Tony Blair has been named Philanthropist of the Year for his “tireless charitable work” at the prestigious GQ Awards.
The former prime minister, who earns millions from his consultancy roles and property empire, was handed the accolade at the glamorous ceremony to a "muted" response.
Blair was praised by the editor of the magazine, Dylan Jones, for his “tireless charity work across the world” and “reconciling three Abrahamic faiths” and working alongside governments in Sierra Leone, Rwanda, Liberia, Guinea, Nigeria, Ethiopia, and Senegal.
The Middle East peace envoy has advised Kazakh leader Nursultan Nazarbayev, including on how to improve his image after his police killed 14 unarmed protesters, it was revealed last week.
Tony Blair after winning the GQ award for best Philanthropist
Many queried whether the award was supposed to be ironic, particularly when reality TV star Kim Kardashian later picked up GQ’s Woman of the Year award.
But the timing couldn't have been worse for the former Labour leader, who is often blamed for the violent insurgency gripping Iraq after toppling Saddam Hussein in 2003.
As he was honoured at the glitzy event alongside a whole host of A-list celebrities, the crisis in Iraq escalated with a second US journalist being brutally executed by Islamic State militants.
On receiving his award from the magazine, owned by publishing giant Condé Nast, at the Royal Opera House in Covent Garden, Blair, 61, said: "I would like to dedicate this award to the people that work with and for my organisations."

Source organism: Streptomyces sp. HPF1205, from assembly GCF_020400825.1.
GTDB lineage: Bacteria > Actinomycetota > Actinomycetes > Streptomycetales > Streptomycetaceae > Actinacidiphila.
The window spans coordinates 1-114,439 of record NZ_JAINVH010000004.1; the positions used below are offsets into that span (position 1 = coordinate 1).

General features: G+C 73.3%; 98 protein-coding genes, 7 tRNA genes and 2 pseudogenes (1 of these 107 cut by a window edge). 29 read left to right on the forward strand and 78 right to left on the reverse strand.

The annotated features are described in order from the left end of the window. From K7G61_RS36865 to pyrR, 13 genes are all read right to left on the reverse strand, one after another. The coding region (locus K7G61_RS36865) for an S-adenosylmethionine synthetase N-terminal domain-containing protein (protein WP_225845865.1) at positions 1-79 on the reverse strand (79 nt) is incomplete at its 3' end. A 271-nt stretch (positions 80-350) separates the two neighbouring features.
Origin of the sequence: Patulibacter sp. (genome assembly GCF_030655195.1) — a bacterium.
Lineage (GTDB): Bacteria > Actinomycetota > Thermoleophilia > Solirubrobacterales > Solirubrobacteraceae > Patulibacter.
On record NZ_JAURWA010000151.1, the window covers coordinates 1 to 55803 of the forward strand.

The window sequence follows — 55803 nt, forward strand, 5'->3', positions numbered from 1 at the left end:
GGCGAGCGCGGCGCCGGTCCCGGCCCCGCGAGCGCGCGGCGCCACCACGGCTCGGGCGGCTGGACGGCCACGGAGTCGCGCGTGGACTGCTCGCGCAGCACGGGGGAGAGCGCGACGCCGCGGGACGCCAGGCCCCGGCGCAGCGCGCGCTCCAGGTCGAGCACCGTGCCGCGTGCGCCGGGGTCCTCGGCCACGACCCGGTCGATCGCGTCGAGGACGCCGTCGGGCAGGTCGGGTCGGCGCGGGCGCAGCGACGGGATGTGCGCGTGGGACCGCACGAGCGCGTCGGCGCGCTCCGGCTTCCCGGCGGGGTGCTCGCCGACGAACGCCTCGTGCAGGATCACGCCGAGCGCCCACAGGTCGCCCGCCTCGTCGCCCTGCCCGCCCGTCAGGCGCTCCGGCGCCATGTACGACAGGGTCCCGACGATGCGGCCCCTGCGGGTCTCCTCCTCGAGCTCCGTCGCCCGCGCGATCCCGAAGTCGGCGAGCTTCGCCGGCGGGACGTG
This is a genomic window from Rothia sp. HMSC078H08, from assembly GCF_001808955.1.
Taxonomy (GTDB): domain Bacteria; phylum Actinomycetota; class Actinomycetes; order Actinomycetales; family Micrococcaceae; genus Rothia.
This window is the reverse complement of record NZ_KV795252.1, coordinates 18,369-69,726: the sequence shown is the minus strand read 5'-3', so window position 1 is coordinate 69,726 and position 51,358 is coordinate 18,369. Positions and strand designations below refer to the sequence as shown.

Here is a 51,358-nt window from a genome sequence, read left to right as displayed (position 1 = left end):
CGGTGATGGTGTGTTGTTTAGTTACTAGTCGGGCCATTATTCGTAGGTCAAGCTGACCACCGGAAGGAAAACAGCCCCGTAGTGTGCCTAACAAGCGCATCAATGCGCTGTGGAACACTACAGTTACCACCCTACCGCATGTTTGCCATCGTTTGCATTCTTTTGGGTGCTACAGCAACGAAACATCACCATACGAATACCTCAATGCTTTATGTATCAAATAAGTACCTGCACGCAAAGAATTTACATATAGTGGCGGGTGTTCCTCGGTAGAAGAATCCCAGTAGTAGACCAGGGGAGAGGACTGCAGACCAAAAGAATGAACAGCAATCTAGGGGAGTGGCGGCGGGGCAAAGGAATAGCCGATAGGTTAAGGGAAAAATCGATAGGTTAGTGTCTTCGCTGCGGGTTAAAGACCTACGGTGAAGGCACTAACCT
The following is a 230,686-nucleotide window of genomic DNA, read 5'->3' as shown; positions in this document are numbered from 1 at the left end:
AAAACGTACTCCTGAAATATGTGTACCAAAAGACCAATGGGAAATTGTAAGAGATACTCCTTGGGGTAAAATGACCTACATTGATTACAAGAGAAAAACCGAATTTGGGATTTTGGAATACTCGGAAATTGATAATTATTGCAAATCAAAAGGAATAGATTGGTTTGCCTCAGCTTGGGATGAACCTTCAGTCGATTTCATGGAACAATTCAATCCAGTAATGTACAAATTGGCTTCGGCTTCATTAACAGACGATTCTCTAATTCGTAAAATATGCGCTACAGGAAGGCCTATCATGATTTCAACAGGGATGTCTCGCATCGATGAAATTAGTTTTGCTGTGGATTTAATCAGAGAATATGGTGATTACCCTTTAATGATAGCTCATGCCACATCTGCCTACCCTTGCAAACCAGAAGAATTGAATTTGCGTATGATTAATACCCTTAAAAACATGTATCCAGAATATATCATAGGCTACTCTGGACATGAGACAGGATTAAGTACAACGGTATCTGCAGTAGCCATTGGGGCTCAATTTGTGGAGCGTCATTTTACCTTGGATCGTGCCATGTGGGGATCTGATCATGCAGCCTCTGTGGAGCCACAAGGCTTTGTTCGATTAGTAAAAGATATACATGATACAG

But GQ magazine’s decision to give the award to Blair, who has launched three foundations, was met with immediate disbelief and horror.
Blair's award was even criticised by an MP from his own party: “It sends the wrong message. This sort of award should go to an unsung hero who has given up their time for charity,” John Mann MP said, according to the MailOnline.
The full tribute to Blair on the GQ website read: "In 2007 Tony Blair stepped down as prime minister, but his surging momentum’s shown no signs of slowing.
"Alongside his role as a Middle East peace envoy, Blair’s channelled his energy into philanthropy, establishing three charities.
"The Tony Blair Sports Foundation pairs volunteer sport coaches with children in Britain’s North East and his Faith Foundation aims to reconcile the three Abrahamic faiths, but his most ambitious is the Tony Blair Africa Governance Initiative.
"Launched in 2008, the foundation operates in six African countries – Sierra Leone, Rwanda Liberia, Guinea, Nigeria, Ethiopia and Senegal – where teams work alongside government bodies to bridge the gap between African leaders’ visions for a better future and their government’s ability to implement it."
STEVEN SOTLOFF MURDER:
Blair is a Special Envoy for the Quartet Representative, a mandate to help mediate Middle East peace negotiations between Israel and Palestine.
In 2012 the Quartet described as being “useless, useless, useless” by senior Palestinian officials.
Senior Palestinian officials and analysts told The Independent "the statement of the Quartet really means nothing because it was always full of what they call constructive ambiguity that really took us to nowhere."